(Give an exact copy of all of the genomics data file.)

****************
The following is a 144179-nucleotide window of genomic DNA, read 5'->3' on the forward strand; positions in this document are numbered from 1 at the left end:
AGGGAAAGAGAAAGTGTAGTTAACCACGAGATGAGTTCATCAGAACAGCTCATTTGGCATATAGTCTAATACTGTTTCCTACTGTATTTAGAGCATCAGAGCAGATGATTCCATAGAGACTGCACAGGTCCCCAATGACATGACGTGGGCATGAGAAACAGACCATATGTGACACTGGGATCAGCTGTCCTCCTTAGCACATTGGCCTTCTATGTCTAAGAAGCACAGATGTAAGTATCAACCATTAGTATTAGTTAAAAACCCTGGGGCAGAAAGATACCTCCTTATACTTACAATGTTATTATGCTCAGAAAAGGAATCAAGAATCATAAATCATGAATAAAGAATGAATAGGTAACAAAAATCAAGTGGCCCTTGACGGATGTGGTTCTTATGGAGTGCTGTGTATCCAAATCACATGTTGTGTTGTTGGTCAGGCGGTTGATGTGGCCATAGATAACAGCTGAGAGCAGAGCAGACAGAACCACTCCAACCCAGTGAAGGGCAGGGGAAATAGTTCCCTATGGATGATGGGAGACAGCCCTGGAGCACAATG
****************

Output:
The following is a 144179-nucleotide window of genomic DNA, read 5'->3' on the forward strand; positions in this document are numbered from 1 at the left end:
AGGGAAAGAGAAAGTGTAGTTAACCACGAGATGAGTTCATCAGAACAGCTCATTTGGCATATAGTCTAATACTGTTTCCTACTGTATTTAGAGCATCAGAGCAGATGATTCCATAGAGACTGCACAGGTCCCCAATGACATGACGTGGGCATGAGAAACAGACCATATGTGACACTGGGATCAGCTGTCCTCCTTAGCACATTGGCCTTCTATGTCTAAGAAGCACAGATGTAAGTATCAACCATTAGTATTAGTTAAAAACCCTGGGGCAGAAAGATACCTCCTTATACTTACAATGTTATTATGCTCAGAAAAGGAATCAAGAATCATAAATCATGAATAAAGAATGAATAGGTAACAAAAATCAAGTGGCCCTTGACGGATGTGGTTCTTATGGAGTGCTGTGTATCCAAATCACATGTTGTGTTGTTGGTCAGGCGGTTGATGTGGCCATAGATAACAGCTGAGAGCAGAGCAGACAGAACCACTCCAACCCAGTGAAGGGCAGGGGAAATAGTTCCCTATGGATGATGGGAGACAGCCCTGGAGCACAATG